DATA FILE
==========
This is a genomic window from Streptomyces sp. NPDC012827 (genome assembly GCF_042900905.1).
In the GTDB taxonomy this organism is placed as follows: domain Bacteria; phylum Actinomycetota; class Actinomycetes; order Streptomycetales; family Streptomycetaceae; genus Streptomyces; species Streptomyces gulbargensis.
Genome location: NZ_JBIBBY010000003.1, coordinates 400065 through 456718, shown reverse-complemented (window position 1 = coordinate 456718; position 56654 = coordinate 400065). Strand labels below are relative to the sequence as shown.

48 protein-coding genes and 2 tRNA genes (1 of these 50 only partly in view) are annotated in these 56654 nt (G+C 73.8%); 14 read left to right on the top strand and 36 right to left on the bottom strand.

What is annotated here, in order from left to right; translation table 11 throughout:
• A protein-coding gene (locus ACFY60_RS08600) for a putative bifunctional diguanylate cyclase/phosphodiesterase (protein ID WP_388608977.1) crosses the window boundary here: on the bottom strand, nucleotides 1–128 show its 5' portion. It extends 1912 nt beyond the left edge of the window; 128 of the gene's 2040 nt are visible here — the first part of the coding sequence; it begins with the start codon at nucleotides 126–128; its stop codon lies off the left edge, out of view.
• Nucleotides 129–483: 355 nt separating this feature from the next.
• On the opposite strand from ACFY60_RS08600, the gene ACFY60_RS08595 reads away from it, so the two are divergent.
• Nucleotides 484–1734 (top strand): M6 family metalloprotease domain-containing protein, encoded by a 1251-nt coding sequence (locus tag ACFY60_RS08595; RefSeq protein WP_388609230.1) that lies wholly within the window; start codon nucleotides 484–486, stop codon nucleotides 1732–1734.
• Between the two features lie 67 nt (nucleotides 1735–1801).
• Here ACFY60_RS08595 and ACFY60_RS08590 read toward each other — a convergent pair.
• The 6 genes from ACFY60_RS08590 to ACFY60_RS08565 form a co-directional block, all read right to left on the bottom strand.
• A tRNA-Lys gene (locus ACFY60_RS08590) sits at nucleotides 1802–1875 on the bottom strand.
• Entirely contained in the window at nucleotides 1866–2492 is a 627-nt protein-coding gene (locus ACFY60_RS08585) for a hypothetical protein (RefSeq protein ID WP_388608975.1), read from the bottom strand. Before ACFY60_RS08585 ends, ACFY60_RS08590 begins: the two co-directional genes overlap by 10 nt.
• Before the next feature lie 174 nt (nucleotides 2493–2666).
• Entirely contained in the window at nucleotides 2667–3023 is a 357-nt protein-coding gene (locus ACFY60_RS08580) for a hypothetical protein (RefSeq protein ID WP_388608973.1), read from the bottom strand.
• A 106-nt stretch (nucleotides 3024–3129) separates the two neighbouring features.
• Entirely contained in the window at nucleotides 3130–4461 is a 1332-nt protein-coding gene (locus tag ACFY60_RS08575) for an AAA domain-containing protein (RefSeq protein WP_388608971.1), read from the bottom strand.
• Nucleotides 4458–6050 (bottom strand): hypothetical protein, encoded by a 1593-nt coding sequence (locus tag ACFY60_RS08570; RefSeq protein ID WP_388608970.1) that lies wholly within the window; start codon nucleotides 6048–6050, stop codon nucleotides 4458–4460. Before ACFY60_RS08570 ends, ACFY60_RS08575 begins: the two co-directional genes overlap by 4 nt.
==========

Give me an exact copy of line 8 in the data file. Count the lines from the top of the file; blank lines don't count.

• On the opposite strand from ACFY60_RS08600, the gene ACFY60_RS08595 reads away from it, so the two are divergent.